‘Adult 101’ Classes to Teach Financial Literacy Head to Florida High Schools Next Year

Florida is set to join six other states in requiring high school students to take a financial literacy course in a few years, something a financial adviser has long called for.

Starting with the Class of 2027, which will enter high school next year, all high school students will be required to take financial literacy courses to graduate. Sometimes called “Adulting 101,” the course will replace an elective course.

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Topics covered include:

  • Types of bank accounts offered, opening and managing a bank account and assessing the quality of a bank’s services.

  • Balance a checkbook.

  • Basics of money management, such as spending, credit, credit scores, and debt management.

  • Complete a loan application.

  • Receiving an inheritance and related implications.

  • Basic principles of personal insurance policies.

  • Federal income taxes.

  • Local tax notices.

  • Calculation of interest rates.

  • Simple contracts.

  • Dispute an incorrect billing statement.

  • Types of savings and investments.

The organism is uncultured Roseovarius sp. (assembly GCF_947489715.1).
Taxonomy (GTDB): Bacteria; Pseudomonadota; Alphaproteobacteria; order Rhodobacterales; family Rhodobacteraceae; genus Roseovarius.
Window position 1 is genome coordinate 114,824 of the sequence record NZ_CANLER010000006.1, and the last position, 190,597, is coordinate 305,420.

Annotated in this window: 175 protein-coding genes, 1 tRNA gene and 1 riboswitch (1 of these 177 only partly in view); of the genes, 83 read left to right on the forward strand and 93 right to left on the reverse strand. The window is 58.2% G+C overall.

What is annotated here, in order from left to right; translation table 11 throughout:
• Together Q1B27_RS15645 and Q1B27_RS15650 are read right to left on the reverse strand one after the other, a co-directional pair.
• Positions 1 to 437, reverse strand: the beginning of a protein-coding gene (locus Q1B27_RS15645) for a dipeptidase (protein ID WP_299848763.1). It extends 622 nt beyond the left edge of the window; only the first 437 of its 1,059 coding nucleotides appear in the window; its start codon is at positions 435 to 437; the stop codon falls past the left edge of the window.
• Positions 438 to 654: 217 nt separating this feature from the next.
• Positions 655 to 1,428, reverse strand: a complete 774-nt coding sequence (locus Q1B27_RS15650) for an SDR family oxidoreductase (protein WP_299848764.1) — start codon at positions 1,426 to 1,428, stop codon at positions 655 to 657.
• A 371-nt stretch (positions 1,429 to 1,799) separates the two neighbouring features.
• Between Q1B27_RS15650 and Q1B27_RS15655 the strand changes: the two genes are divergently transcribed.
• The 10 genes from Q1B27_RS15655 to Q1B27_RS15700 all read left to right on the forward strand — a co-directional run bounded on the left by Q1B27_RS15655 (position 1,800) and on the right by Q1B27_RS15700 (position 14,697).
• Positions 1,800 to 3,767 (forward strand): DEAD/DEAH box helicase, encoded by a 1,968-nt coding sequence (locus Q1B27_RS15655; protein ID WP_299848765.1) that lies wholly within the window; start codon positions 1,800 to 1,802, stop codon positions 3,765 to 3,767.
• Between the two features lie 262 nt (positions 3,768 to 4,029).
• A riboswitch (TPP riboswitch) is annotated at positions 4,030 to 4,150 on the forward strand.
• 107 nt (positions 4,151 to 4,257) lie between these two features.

• State and federal financial laws.

Chris Dixon, managing partner of Orlando-based Oxford Advisory Group, said foundation courses would reduce the number of young people going into debt before their adult life really begins, setting them up for success.

“It’s still a lot of misconceptions and misnomers,” he said. “How can I build my credit? Do I want credit cards? Do I want to cut them? Graduates will face this entitlement when they graduate.

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Often, he said his retired clients don’t know some of the fundamental concepts that can help them save money.

Recent studies have shown that two-thirds of adults do not consider themselves financially competent – ​​a problem, he said, as many face mounting debt.

“Often huge debts are not necessary,” he said. “The colleges will love it – if you’re willing to give them the money, they’ll take it, right? But financial literacy will help assess, do I need to make loans? If yes how much ?”

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